So a week or two ago, I wandered into my son Connor's room, and I noticed he'd scrawled The Scarcity Principle on his chalkboard.
I made a mental note.
Last night, we had the opportunity to chat about random stuff, and I asked him to explain this principle to me.
He had such an interesting, cogent explanation of this principle. And while he was talking, I was wondering why I hadn't heard about this concept before now.
So I did a bit of an unscientific poll.
And no one I asked knew anything about the Scarcity Principle.
For a moment, I was relieved.
And then I did some research.
Apparently this Scarcity Principle is everywhere. And that's what's so amazing - the fact that so few people know what it is, including me, until today.
But we all know what it is, even if we don't know it.
Sounds simple enough.
According to Investopedia, the Scarcity Principle in terms of supply and demand creates a perceived need that's driven by the limited amount of whatever it is that everyone seems to want.
Perceived is italicized for a reason.
Because, according to the Advertising and Marketing Psychology course on about.com, the psychology behind the Scarcity Principle dovetails with the Pleasure Principle to create a muddy mix of fear, greed and envy. This soup of emotion that surrounds our need for things creates an unsavory menu of supply and demand that's very rigid. Very predictable.
So predictable that this Scarcity Principle is passed along as a sales tool for folks who are actively attempting to affect their bottom line.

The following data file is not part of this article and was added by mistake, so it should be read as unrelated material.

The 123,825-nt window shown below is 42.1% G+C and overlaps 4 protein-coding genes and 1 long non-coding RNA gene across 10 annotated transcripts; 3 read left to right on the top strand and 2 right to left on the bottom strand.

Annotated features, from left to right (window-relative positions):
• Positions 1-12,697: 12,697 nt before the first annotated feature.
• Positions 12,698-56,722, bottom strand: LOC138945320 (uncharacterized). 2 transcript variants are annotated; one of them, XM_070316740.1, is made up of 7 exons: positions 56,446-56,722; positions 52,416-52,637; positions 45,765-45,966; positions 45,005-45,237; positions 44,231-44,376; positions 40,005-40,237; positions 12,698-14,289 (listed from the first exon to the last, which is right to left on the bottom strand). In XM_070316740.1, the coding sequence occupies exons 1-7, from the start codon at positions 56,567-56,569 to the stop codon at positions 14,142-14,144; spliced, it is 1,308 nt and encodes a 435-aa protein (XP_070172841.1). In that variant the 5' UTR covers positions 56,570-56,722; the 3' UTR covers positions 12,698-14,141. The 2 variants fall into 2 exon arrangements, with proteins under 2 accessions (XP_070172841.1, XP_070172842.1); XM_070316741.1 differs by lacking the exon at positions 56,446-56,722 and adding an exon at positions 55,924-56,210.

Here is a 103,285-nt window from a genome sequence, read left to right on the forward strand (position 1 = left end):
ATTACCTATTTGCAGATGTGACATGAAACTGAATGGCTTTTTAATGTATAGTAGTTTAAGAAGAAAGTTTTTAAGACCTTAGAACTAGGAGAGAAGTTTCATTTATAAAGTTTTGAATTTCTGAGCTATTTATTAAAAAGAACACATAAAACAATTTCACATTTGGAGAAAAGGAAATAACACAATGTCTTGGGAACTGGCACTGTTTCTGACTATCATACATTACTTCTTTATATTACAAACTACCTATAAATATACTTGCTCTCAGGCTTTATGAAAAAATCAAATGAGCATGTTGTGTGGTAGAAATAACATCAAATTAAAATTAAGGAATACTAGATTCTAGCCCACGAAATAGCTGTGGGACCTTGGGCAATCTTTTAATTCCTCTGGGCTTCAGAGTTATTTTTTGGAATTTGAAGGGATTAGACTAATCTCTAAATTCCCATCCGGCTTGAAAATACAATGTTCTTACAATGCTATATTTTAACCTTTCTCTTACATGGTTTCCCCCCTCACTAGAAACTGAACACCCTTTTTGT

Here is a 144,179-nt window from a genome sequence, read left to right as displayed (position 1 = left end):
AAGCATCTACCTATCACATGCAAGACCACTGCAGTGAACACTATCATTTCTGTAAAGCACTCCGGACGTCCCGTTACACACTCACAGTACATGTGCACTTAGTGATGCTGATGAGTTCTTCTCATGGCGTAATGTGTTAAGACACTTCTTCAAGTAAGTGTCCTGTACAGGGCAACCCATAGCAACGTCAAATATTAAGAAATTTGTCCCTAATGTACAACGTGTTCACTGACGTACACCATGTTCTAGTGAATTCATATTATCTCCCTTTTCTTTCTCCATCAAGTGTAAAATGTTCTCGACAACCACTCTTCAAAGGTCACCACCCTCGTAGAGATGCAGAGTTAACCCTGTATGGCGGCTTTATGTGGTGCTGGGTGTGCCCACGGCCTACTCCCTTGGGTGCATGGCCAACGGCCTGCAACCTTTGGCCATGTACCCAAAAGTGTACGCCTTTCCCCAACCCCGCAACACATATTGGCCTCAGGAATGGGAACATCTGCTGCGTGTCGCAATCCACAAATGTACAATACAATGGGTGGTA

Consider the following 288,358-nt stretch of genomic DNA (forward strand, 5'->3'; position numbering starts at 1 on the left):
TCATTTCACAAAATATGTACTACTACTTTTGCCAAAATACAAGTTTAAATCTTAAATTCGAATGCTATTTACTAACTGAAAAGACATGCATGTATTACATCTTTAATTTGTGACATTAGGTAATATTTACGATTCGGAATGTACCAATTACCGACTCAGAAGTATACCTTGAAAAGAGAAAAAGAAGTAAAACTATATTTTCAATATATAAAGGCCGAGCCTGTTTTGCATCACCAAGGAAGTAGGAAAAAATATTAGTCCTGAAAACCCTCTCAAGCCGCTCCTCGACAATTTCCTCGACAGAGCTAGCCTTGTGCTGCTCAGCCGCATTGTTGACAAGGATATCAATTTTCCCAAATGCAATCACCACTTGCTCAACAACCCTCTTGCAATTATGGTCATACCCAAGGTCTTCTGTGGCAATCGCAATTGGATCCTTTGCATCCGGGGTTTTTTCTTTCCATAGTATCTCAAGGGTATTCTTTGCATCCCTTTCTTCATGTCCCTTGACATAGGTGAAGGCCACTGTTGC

According to smallbusinessdelivered.com, "In a perfect world, there would exist equilibrium. Meaning there is exactly the right amount of customer demand for a product or service and exactly the right amount of supply for that same product or service. It is too bad we do not live in a perfect world. But a non-perfect world means opportunity!"
This Scarcity Principle obviously has a broad reach when it comes to driving the economic market when it comes down to generating need by manufacturing it. Which speaks to our collective and apparently highly profitable feeling of lack. Which creates an environment of want. Which drives the need to fill the hole. Which creates the market for stuff.
Replace the Scarcity Principle into a panoply of other contexts, and the result is the same. The more I can't have something, according to the principle, the more I want it.
The Scarcity Principle is the backbone of advertising and marketing (Limited Time Only! Only 100 available!).
It's in how we choose to see ourselves in relation to each other (social envy - "If the Jones family got that new car, then we should have one, too, dang it!). As an article titled Principle of Influence: Scarcity put it, "The pleasure isn't gained from using the resource. It is gained by merely having the resource."
And that resource isn't always necessarily a thing. The Scarcity Principle is applied with frequency in the workplace. It's there in how some people parent their kids. It's how some people navigate their relationships.
The more I read about this principle, the more I see how it seems to be everywhere.
But the key word there, to me, is seems.
Because, despite the fact that a principle is, by its very definition, a fundamental truth, does that mean we all have to simply accept our fear-, envy-, lack-driven sensibilities?
I don't think so.
Just because this principle seems to be everywhere, manipulating us at every turn, it doesn't mean we have to defer to that manipulation. Despite what seems to be fairly solid evidence that this is an insidious, pervasive principle, I do think we still have the ability to choose, discern, accept, reject.
We're not as powerless as this principle might suggest.
I'm so grateful that Connor is aware of this principle. Because knowledge is power, and even though he might have to bump up against some lemmings as he's swimming upstream, it's good to know he has this knowledge early.
And I'm glad I noticed The Scarcity Principle scrawled on his chalkboard a week or two ago.
My son unknowingly taught me a very valuable lesson.